It all happened a long time ago, in a remote British colony that seemed like one invented by Somerset Maugham or Evelyn Waugh.

For the U.S. consul and his wife, it was their first time out as the Principal Officer and Wife. They were in earnest about serving U.S. citizens.

Their first summer, she decided to blow what little representation money they had on the most memorable and American Fourth of July party ever given in the history of the colony. She ordered fireworks, genuine American hot dogs, buns and real, honest-to-goodness Coca-Colas. (It is a measure of the benightedness of the colony that only pale and unsanitary imitation colas were sold there.) All were flown in, at great cost, from Miami.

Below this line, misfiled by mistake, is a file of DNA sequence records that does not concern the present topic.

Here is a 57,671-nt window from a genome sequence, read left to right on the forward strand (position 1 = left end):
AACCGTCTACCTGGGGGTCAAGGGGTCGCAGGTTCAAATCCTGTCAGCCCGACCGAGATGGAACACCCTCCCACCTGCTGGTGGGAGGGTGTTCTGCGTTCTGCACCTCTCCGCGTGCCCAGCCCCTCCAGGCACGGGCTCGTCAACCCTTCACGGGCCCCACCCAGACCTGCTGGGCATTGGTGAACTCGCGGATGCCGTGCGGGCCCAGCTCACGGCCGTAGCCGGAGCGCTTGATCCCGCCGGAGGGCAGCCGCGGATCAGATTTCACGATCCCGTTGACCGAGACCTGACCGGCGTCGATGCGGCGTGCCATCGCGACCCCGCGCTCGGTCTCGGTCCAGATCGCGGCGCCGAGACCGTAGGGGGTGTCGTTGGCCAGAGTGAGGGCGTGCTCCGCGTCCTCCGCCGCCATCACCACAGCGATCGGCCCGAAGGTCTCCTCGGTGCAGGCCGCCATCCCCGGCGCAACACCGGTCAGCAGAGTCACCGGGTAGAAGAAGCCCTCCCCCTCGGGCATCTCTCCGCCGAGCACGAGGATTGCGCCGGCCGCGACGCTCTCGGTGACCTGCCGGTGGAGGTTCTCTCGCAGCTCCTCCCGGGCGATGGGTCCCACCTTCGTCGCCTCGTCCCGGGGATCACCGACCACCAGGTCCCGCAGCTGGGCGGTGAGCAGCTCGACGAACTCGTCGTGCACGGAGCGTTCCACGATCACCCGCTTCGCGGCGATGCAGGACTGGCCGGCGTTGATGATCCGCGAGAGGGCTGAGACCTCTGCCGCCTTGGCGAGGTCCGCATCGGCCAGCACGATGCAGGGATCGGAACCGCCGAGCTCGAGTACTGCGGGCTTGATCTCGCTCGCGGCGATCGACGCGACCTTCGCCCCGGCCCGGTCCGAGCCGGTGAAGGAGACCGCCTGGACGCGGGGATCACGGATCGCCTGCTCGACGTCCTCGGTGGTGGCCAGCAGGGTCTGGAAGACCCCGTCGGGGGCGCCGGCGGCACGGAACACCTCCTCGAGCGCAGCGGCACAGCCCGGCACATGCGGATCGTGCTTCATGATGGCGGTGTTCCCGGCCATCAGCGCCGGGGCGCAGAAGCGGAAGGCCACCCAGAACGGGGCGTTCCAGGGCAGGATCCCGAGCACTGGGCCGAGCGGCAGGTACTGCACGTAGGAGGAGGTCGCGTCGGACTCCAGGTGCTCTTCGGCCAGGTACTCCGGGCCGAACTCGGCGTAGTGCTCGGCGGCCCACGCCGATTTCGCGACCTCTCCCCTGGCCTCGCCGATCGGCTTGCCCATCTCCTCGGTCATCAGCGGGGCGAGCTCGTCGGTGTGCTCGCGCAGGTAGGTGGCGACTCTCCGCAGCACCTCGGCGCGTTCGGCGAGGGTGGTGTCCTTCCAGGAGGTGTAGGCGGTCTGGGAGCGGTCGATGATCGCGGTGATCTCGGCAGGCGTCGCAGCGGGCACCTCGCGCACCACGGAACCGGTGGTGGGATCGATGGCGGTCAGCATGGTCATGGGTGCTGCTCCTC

Every U.S. citizen showed up, and some who only wanted to be.

At the end of the evening, it was pronounced the greatest social triumph of the year, and such a nice change from the queen's strawberries-and-tea birthday in May. The senior wife glowed in her success.

When the Principal Officer submitted his expenses to the State Department, the papers came back enscribed "Disallowed--It is not State Department policy to entertain Americans on the Fourth of July."

The consul paid for it from his own shallow pocket.